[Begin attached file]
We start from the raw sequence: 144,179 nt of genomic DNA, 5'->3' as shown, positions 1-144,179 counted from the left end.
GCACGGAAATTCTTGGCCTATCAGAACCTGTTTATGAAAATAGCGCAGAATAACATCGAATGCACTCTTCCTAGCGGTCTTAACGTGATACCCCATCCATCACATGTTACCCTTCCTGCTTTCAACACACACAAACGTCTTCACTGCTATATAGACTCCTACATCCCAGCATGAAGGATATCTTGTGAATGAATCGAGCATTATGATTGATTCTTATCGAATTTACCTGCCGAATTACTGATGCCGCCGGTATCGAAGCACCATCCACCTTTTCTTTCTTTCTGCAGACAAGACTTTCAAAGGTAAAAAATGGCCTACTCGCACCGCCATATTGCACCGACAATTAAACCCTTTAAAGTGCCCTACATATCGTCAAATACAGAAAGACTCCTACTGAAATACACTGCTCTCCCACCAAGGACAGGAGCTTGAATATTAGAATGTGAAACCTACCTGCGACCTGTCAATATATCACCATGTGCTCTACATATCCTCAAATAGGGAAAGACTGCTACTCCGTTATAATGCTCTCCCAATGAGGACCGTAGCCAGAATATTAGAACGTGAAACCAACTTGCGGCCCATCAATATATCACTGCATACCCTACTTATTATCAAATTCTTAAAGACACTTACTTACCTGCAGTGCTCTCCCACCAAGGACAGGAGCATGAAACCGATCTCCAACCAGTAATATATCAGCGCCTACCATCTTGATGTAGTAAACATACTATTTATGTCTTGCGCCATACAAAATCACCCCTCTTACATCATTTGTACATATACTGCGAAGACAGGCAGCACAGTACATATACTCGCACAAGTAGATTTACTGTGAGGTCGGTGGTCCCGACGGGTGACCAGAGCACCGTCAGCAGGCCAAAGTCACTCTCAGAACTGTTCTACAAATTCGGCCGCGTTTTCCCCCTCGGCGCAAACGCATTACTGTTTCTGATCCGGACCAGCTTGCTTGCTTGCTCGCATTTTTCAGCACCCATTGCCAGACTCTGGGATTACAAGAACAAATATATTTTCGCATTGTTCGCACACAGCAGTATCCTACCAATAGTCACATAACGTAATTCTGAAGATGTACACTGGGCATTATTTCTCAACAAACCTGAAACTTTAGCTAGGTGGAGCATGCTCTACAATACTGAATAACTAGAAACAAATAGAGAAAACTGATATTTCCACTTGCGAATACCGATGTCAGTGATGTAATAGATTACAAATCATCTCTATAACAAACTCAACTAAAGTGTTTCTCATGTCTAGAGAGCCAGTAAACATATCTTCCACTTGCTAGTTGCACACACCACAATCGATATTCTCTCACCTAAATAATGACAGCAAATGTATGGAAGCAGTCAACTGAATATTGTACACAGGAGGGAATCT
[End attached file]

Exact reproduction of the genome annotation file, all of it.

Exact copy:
We start from the raw sequence: 144,179 nt of genomic DNA, 5'->3' as shown, positions 1-144,179 counted from the left end.
GCACGGAAATTCTTGGCCTATCAGAACCTGTTTATGAAAATAGCGCAGAATAACATCGAATGCACTCTTCCTAGCGGTCTTAACGTGATACCCCATCCATCACATGTTACCCTTCCTGCTTTCAACACACACAAACGTCTTCACTGCTATATAGACTCCTACATCCCAGCATGAAGGATATCTTGTGAATGAATCGAGCATTATGATTGATTCTTATCGAATTTACCTGCCGAATTACTGATGCCGCCGGTATCGAAGCACCATCCACCTTTTCTTTCTTTCTGCAGACAAGACTTTCAAAGGTAAAAAATGGCCTACTCGCACCGCCATATTGCACCGACAATTAAACCCTTTAAAGTGCCCTACATATCGTCAAATACAGAAAGACTCCTACTGAAATACACTGCTCTCCCACCAAGGACAGGAGCTTGAATATTAGAATGTGAAACCTACCTGCGACCTGTCAATATATCACCATGTGCTCTACATATCCTCAAATAGGGAAAGACTGCTACTCCGTTATAATGCTCTCCCAATGAGGACCGTAGCCAGAATATTAGAACGTGAAACCAACTTGCGGCCCATCAATATATCACTGCATACCCTACTTATTATCAAATTCTTAAAGACACTTACTTACCTGCAGTGCTCTCCCACCAAGGACAGGAGCATGAAACCGATCTCCAACCAGTAATATATCAGCGCCTACCATCTTGATGTAGTAAACATACTATTTATGTCTTGCGCCATACAAAATCACCCCTCTTACATCATTTGTACATATACTGCGAAGACAGGCAGCACAGTACATATACTCGCACAAGTAGATTTACTGTGAGGTCGGTGGTCCCGACGGGTGACCAGAGCACCGTCAGCAGGCCAAAGTCACTCTCAGAACTGTTCTACAAATTCGGCCGCGTTTTCCCCCTCGGCGCAAACGCATTACTGTTTCTGATCCGGACCAGCTTGCTTGCTTGCTCGCATTTTTCAGCACCCATTGCCAGACTCTGGGATTACAAGAACAAATATATTTTCGCATTGTTCGCACACAGCAGTATCCTACCAATAGTCACATAACGTAATTCTGAAGATGTACACTGGGCATTATTTCTCAACAAACCTGAAACTTTAGCTAGGTGGAGCATGCTCTACAATACTGAATAACTAGAAACAAATAGAGAAAACTGATATTTCCACTTGCGAATACCGATGTCAGTGATGTAATAGATTACAAATCATCTCTATAACAAACTCAACTAAAGTGTTTCTCATGTCTAGAGAGCCAGTAAACATATCTTCCACTTGCTAGTTGCACACACCACAATCGATATTCTCTCACCTAAATAATGACAGCAAATGTATGGAAGCAGTCAACTGAATATTGTACACAGGAGGGAATCT